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Things to Remember.docx

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University of Guelph
PSYC 2410
Elena Choleris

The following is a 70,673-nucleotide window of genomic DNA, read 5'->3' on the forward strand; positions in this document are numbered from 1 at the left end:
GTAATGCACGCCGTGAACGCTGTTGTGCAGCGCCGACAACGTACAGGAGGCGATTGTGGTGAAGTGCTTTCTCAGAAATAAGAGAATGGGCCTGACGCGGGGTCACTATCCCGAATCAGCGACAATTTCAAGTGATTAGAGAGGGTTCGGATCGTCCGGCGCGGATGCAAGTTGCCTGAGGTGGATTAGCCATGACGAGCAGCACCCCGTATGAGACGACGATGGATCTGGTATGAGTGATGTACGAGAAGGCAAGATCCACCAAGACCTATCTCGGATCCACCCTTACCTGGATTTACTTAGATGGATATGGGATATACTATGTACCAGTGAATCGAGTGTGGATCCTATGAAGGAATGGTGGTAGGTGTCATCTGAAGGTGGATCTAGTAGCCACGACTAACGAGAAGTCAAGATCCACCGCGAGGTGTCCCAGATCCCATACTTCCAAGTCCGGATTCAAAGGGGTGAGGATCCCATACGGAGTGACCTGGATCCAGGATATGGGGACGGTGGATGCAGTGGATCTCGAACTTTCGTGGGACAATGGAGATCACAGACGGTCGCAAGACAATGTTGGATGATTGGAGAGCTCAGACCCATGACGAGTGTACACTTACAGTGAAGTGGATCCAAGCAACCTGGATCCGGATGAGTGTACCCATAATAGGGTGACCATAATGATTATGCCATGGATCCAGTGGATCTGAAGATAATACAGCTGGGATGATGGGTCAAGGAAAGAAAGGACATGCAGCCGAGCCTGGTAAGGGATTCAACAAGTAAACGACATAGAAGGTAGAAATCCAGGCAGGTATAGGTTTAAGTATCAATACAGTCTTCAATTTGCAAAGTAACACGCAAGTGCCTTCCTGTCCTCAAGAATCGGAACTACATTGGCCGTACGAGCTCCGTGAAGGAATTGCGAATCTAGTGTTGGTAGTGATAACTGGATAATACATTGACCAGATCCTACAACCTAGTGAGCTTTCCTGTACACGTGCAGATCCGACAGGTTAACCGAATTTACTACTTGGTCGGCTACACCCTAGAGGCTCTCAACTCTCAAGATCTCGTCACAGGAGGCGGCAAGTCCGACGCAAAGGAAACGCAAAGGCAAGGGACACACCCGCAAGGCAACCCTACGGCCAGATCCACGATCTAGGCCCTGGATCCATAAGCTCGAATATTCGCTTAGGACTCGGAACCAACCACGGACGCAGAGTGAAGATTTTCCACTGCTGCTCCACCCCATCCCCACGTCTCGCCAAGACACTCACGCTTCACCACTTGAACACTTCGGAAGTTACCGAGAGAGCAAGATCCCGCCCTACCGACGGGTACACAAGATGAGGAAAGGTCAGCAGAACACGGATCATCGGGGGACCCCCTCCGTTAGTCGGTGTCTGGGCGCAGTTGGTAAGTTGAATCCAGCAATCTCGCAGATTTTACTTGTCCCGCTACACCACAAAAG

Things to Remember for Behavioural Neuroscience Midterm 1 2012 Coolidge Effect in females: female copulates with 1 male until male tired, all females receive new male while males from phase 1 rest, all females receive third male (half are same from phase 1 and half are new)  new energy Quasi-experimental: when experimental method is too physical and unethical, find people exposed to conditions in their own life Physiological psychology: study of neural mechanisms of behavior by manipulating the NS, animals, basic Psychopharmacology: effects of drugs on the brain, animals, applied and basic Neuropsychology: effects of brain damage, basic and applied, patient care and counseling, human (case studies) Psychophysiology: relationship between physiology and psychological responses, human, non invasive, basic and applied Cognitive Neuroscience: patterns between brain activity and task, human, non invasive Comparative psychology / ethology: study of animal in ecological and evolutionary complex reality Jimmie G: the man who mistook his wife for a hat - Could not form new memories, was an alcoholic - Current diagnosis: Korsakoff’s syndrome o Not caused by alcohol rather from vitamin Bi deficiency o Not getting the calories from nourishment, rather from the alcohol - Effects of alcohol on brain damage are indirect (interferes with metabolism) - Can speed up effects of neurodegeneration and brain damage Jose Delgado: caudate stimulation causing bull to turn, aggression control center? No. rather a center for motor control - Occam’s Razor (law of parsimony): should select from group of hypotheses, the one that makes the fewest assumptions Proximal in PNS is close to CNS Distal in PNS is far from CNS Spinal Cord has 5 regions. i) Cervical (7 vertebrae) ii) Thoracic (12 vertebrae) iii) Lumbar (5 vertebrae, where spinal cord nerves end) iv) Sacral (5 vertebrae) v) Coccygeal (3-4 vertebrae) Somatic NS: afferent nerves (from environment to organ), efferent nerves (motor output to muscles) Autonomic NS: afferent nerves (from organ to brain), efferent nerves (from brain to organ) Parasympathetic NS: nerves from brain and sacral regions, go close to target organ, relax Things to Remember for Behavioural Neuroscience Midterm 1 2012 Sympathetic NS: nerves from thoracic and lumbar regions, go far from target organ, arousal, only innervation of adrenal gland I. Olfactory - smell II. Optic - vision III. Occulomotor – eyelid movements IV. Trochlear – rolling eyes V. Trigeminal a. Opthalmic (eyes, forehead, headaches), b. Maxillary (nose, teeth sensations, tooth aches) c. Mandibular (jaw muscles) VI. Abducens – lateral rectus eye muscles VII. Facial – facial expressions, salvation, tears and tongue sensations VIII. Audiovestibular – hearing and balance IX. Glossopharyngeal – speech and tongue sensations X. Vagus – sensations of viscera XI. Spinal Accessory – sensations and neck and shoulder movements XII. Hypoglossal - tongue sensations Grey Matter: cell bodies and un-myelinated axons White Matter: myelinated axons Dorsal root: sensory unipolar neurons, cell bodies are grouped just outside spinal cord at dorsal ganglia, synapses at dorsal horns Ventral root: motor multipolar neuron, cell bodies in ventral horn There are 31 pairs of spinal nerves. The foramen is the hole formed by the vertebrae for the spinal cord. Meninges are membranes wrapped around the CNS. Excess CSF absorbed by dural sinuses and drain into jugular veins of neck. Multipolar: multiple protrusions from cell body Interneuron: no axon, only dendrites Nuclei: cluster of cell bodies in CNS Ganglia: cluster of cell bodies in PNS Tracts: cluster of axons in CNS Nerves: cluster of axons PNS Satellite Cells (PNS): support Schwann Cells (PNS): myelination Oligodendrocytes (CNS): myelination Astrocytes (CNS): support, nourishment, send and receive signals from other neurons Microglia: phagocytes of nervous system Golgi: not all stain black Nissl: only cell bodies, not specific to neurons Myelin: only myelinated axons, cannot see individual cells Things to Remember for Behavioural Neuroscience Midterm 1 2012 Electron Microscopy: great detail, 2D (internal structures) and 3D Neuroanatomical Tracing: anterograde (cell body to innervated organ) vs. retrograde (opposite) Myelencephalon: blows to the neck Metencephalon: pons (3 cranial nerve) and cerebellum (coordination and balance) Mesencephalon: tectum (superior  visual and inferior  auditory colliculi) and tegmentum (pain center [periaqueductal grey], coordination [substantia nigra, red nucleus]) Diencephalon: thalamus (sensory relay center, ventral posterior [somatosensory], medial geniculate [auditory], lateral geniculate [visual]) and hypothalamus (motivated behaviours  the 4 F’s, neurosecretory functions) Telencephalon: cerebral cortex, basal ganglia system (voluntary movements and reward), limbic system (sensory interpretation and emotions [regulation of 4 F’s]) Precentral gyrus: main motor area Postcentral gyrus: main somatosensory area Superior temporal gyrus: main auditory area Pyramidal cells: output cells, multipolar neu
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